Federal Housing Finance Agency Print
Home / Media / Blog / Geographic Disaggregation of House Price Stress Paths

Geographic Disaggregation of House Price Stress Paths

Category: FHFA Stats
Published: 11/17/2023

​​​​​​​​​​Financial managers calculate the risk of holding single-family mortgages to understand what expected losses (or gains) they may anticipate in the future, and, when applicable, how much capital they should potentially set aside to cover future losses. Usually, this is done by running a pool of loans through a statistical model to estimate future cash flows, loan defaults, and loan prepayments. Macroeconomic scenarios provide a tool to test the impact of future house price movements on these cash flow estimates and potential loan outcomes. 

A reasonable risk manager may wonder if it's enough to specify a national house price path to perform these calculations. But real estate is about local markets. Would it be better to work with state level paths? Alternatively, some states have several metropolitan areas which can be starkly different leading to further house price variation. What would happen if we try to incorporate these more localized house price dynamics and work with metro level paths? A recently released working paper attempts to provide answers.

Figure 1 splits up historical house price declines at the state-level (solid maroon line) and metro-level (solid green line). As depicted by the metro-level density line extending more to the right-hand side of the graphic, the distribution of declines isn't the same—there is a greater frequency of more severe declines at the metro-level. The median price decline across state-level paths is 29 percent while across metro-level paths it is a larger 31 percent.  The metro-level distribution is also characterized by a fatter right-hand tail indicating more instances of large house price declines. Going down to a smaller level might just matter.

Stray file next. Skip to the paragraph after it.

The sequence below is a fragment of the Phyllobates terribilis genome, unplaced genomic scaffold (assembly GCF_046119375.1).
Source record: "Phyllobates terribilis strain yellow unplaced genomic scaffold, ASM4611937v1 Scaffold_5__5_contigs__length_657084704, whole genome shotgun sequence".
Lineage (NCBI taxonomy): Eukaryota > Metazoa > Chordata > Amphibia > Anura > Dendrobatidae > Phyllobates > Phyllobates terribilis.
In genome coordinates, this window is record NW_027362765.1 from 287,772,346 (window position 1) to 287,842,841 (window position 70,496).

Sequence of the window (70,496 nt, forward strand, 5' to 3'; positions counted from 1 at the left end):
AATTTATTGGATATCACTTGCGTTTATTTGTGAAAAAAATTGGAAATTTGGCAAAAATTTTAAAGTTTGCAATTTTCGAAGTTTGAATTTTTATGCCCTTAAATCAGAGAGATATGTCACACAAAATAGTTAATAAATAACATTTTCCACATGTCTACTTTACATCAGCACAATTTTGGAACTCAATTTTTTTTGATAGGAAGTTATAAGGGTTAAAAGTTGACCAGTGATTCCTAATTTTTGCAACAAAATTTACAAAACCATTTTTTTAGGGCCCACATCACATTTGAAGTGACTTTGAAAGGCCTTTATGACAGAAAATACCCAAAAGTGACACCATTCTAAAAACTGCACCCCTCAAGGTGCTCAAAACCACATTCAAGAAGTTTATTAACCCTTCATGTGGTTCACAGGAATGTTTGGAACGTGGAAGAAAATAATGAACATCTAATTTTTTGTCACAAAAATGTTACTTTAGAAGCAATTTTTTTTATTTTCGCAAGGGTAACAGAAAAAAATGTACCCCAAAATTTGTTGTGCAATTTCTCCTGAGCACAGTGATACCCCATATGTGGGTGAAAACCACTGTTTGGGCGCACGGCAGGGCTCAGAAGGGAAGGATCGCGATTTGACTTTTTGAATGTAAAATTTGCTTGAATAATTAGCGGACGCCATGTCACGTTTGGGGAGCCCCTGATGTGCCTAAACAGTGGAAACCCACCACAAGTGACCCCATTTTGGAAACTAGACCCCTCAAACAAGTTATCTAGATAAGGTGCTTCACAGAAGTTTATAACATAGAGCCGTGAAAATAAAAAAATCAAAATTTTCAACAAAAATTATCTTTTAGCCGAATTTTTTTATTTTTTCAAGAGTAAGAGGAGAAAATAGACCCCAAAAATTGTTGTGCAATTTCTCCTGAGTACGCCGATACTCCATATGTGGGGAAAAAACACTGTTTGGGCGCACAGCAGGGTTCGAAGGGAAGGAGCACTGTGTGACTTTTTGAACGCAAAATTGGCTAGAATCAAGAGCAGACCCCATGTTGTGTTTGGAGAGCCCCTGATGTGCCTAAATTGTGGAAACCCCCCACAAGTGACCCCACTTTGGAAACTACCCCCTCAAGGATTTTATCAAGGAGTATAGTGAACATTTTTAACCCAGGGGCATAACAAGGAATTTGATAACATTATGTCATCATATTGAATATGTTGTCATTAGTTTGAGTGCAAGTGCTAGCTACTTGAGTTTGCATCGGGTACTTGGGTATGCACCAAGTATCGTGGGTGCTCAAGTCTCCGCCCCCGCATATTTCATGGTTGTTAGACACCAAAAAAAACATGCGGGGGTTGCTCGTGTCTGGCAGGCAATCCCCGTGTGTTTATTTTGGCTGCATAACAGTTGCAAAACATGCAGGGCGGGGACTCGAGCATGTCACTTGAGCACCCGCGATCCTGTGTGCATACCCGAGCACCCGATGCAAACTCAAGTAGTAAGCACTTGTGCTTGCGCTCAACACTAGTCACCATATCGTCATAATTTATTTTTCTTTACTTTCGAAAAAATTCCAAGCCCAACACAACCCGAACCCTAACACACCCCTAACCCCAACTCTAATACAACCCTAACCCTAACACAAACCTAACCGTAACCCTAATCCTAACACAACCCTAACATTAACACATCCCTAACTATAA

Figure 1: Comparing State-Level and Metro-Level House Price Declines

A figure that compares the distributions of state-level and metro-level house price declines. 

A common way to model house price paths is to see how they've done in the past and then create bounds for what might be reasonable to expect in the future. Figure 2 shows us how this can be done using the state of California as an example. We look back in time to estimate the typical price trend (dashed green line) and how much the house price index (HPI is shown with the solid black line) have dropped below trend. That trough (dashed red line) can then be projected across time so that an analyst is able to calculate how much prices might drop at any future date (solid gold line). 

Figure 2: House Price Paths for California

A figure that shows house price paths for a state (California). A house price path is shown along with a trend line, trough, and the CMAST path.

Figure 3 includes two panels that illustrate how much house price patterns can potentially differ, even within the same state.  For this example, we choose two different metro areas in California, San Jose (panel a) and Riverside (panel b). If prices had dropped suddenly at the start of this year, the state-level path for California would have anticipated a decline of 33 percent. However, if a risk manager were only interested in one of the two metro areas, they may expect a smaller decline of 19 percent in San Jose or a significantly larger decline of 49 percent in Riverside. In other words, location does matter and by creating disaggregated house price paths, analysts can be better equipped to measure historically based scenarios. 

Figure 3: House Price Paths for Metro Areas in California

​(a) San Jose   

A figure that shows house price paths for a metropolitan statistical area (San Jose). A house price path is shown along with a trend line, trough, and the CMAST path.

​  (b) Riverside

A figure that shows house price paths for a metropolitan statistical area (Riverside). A house price path is shown along with a trend line, trough, and the CMAST path.


The paper builds on this discussion to show how much risk management estimates might change across these different macroeconomic scenarios. The state-level and metro-level house price paths are contrasted to show the impact on portfolio-level stress losses and how different credit models might perform. There are a variety of other ways to construct macroeconomic shocks or to construct potential tail-event scenarios. However, the magnitude that house prices fall from their long-term trend has been remarkably consistent across different kinds of national and regional cycles. For that reason, we think it is useful to turn to historical scenarios and even more helpful to provide paths at the metro level as done in this paper.

For additional information on these results and further discussion, we invite you to read FHFA Working Paper 23-02 on "Geographic Disaggregation of House Price Stress Path." The paper can be viewed on the FHFA website and a published version is forthcoming at the Journal of Fixed Income.

Tagged: Research; House Prices; Federal Home Loan Banks; Source: FHFA

By: Alex Bogin

Principal Economist, Capital Requirements and AMA Modeling Section
Office of Risk Analysis and Modeling
Division of Research and Statistics

By:  Will Doerner

Supervisory Economist, Research Branch
Office of Research and Analysis
Division of Research and Statistics

© 2024 Federal Housing Finance Agency